George Tscherny

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U.S. postage stamp commemorating Alexander Graham Bell's telephone, designed by Tscherny.

George Tscherny (born July 12, 1924) is a Hungarian-born American graphic designer and educator. Tscherny has received the highest honors among graphic designers. He was awarded the AIGA Medal in 1988, celebrated in the annual Masters Series in 1992 at the School of Visual Arts, and inducted into the Art Directors Club Hall of Fame in 1997. He has worked in a number of areas ranging from U.S. postage to identity programs for large corporations and institutions.

Shuttle bus for the School of Visual Arts featuring Tscherny's logo design.
Graphics standards manual for United Aircraft, designed by Tscherny.

Working at the height of mid-20th century American modernist design, Tscherny displayed "an ability to seize the essence of the subject and express it in stunningly simple terms" and to reduce "complex content to an elemental graphic symbol expressing the underlying order or basic form of the subject."[1]

At the same time, Tscherny straddled the line between the high European design of the early 20th century and the more popular forms of design communication in the burgeoning post-War American consumer culture. Reflecting on his career in Print magazine in 2014, Tscherny writes, “Unlike the fine artist who values only the original, I as a commercial artist, honor the reproduction as well as its source. I find myself comfortable at the intersection of high and low art”.[2]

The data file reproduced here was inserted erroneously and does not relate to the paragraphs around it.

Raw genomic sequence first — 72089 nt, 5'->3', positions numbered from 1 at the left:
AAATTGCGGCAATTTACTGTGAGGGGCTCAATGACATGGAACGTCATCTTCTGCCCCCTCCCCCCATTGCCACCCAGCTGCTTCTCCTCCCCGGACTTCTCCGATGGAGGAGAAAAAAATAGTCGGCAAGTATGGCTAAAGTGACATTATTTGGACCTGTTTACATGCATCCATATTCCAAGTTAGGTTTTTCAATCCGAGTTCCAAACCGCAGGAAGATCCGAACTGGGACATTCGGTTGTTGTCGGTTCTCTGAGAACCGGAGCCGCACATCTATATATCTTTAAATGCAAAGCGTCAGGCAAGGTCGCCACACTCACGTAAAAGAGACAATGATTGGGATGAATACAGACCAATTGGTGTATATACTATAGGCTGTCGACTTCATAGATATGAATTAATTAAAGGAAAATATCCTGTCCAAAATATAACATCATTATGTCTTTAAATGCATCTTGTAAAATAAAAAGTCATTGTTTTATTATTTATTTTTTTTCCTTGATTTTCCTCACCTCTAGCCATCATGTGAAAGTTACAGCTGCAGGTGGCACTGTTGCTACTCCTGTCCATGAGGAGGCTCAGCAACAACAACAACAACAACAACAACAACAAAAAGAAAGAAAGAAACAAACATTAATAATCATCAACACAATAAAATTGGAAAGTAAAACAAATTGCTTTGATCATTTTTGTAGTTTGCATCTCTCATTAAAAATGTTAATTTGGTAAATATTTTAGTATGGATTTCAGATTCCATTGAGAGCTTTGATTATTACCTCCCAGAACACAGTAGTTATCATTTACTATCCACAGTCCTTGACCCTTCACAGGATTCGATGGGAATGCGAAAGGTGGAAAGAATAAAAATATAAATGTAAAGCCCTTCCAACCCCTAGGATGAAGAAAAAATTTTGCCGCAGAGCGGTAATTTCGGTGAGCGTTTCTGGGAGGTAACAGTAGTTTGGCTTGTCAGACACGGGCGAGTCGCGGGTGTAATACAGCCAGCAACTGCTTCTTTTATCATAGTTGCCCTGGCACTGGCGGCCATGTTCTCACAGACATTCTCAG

Deportation order addressed to Tscherny's falther, Mendel.

George Tscherny was born July 12, 1924 in Budapest to a Mendel Tscherny and Bella Heimann.[citation needed]

In 1926, the family moved to Berlin, Germany where they lived until he was 14. In December 1938, one month after Kristallnacht, Tscherny and his 12-year-old brother escaped illegally into Holland, where they were granted asylum. Tscherny studied cabinet-making in Holland’s vocational school system while living in various homes for refugee children.